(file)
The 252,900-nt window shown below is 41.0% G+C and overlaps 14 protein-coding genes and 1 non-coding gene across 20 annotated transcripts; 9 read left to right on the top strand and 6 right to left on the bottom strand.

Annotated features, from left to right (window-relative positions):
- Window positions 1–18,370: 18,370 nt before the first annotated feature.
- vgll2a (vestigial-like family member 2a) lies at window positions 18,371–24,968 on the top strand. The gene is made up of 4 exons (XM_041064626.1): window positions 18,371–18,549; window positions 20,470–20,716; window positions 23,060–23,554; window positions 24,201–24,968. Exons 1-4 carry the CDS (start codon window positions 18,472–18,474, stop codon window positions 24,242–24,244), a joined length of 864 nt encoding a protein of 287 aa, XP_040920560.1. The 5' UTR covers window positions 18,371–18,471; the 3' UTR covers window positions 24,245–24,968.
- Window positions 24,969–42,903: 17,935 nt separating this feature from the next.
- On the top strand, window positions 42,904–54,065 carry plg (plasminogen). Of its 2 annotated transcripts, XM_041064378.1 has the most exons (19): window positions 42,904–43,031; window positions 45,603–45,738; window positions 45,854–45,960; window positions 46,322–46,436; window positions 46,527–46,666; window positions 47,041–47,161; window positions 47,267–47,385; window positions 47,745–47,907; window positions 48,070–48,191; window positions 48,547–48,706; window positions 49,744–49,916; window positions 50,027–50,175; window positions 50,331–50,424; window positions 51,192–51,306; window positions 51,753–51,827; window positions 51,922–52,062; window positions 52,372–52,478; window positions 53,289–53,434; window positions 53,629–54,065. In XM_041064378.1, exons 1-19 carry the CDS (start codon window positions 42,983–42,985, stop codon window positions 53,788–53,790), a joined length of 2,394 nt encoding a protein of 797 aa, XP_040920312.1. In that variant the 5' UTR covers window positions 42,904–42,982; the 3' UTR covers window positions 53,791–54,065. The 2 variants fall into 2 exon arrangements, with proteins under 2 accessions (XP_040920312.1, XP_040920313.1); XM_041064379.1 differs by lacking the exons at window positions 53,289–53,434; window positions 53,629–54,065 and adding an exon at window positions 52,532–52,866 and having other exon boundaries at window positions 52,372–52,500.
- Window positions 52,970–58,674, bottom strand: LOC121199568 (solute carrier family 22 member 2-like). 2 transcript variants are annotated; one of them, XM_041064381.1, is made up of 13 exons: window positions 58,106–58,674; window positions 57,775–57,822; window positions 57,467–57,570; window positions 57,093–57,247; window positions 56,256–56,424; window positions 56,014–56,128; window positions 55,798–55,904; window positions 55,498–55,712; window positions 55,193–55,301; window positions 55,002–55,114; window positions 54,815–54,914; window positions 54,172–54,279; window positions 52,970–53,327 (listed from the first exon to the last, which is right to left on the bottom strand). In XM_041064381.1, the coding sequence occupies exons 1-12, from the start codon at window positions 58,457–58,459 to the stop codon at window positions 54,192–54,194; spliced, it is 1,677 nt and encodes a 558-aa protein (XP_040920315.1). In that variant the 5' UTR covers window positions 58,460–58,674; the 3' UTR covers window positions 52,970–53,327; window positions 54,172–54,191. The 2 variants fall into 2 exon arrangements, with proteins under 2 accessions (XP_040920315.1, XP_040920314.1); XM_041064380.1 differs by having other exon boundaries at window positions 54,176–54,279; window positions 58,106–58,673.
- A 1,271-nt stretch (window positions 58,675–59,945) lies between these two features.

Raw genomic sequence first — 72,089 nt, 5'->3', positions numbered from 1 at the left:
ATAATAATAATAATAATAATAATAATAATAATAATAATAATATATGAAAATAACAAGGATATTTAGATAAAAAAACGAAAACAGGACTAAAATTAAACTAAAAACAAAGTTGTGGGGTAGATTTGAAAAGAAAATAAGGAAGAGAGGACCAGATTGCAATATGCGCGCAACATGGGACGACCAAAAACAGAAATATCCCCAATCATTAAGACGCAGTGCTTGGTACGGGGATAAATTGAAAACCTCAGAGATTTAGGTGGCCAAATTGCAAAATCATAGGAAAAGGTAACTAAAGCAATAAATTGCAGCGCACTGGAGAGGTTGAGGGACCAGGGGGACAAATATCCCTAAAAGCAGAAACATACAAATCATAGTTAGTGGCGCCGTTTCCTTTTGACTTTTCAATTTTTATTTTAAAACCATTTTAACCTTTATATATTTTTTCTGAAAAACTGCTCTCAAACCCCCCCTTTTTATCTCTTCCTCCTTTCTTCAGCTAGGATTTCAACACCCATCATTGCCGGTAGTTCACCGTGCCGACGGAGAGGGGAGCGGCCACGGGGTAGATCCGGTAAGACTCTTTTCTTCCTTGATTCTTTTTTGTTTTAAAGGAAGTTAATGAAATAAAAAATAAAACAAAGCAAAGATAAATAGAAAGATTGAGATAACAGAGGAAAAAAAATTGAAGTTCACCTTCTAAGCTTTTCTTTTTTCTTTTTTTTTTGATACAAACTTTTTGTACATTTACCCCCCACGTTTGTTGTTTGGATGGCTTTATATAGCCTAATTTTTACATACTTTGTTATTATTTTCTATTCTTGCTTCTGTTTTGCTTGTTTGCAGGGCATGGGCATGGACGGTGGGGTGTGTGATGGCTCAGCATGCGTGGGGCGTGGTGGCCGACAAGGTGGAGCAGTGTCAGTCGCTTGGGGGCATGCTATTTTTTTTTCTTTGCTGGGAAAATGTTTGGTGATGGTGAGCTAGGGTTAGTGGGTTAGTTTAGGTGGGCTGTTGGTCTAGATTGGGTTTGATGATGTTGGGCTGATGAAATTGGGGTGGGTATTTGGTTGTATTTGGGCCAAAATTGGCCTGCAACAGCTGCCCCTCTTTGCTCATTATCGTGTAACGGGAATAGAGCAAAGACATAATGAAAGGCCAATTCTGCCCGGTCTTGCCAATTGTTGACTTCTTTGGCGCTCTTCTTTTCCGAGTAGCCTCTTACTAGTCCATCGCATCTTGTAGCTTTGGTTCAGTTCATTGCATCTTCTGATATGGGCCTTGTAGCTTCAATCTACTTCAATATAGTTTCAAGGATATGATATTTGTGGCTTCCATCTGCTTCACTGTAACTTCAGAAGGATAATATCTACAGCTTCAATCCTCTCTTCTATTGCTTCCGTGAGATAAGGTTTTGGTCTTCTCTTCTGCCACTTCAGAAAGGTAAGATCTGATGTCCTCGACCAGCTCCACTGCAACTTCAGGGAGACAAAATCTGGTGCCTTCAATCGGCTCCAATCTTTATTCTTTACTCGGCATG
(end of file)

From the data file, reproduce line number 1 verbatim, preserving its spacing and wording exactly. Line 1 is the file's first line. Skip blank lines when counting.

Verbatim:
The 252,900-nt window shown below is 41.0% G+C and overlaps 14 protein-coding genes and 1 non-coding gene across 20 annotated transcripts; 9 read left to right on the top strand and 6 right to left on the bottom strand.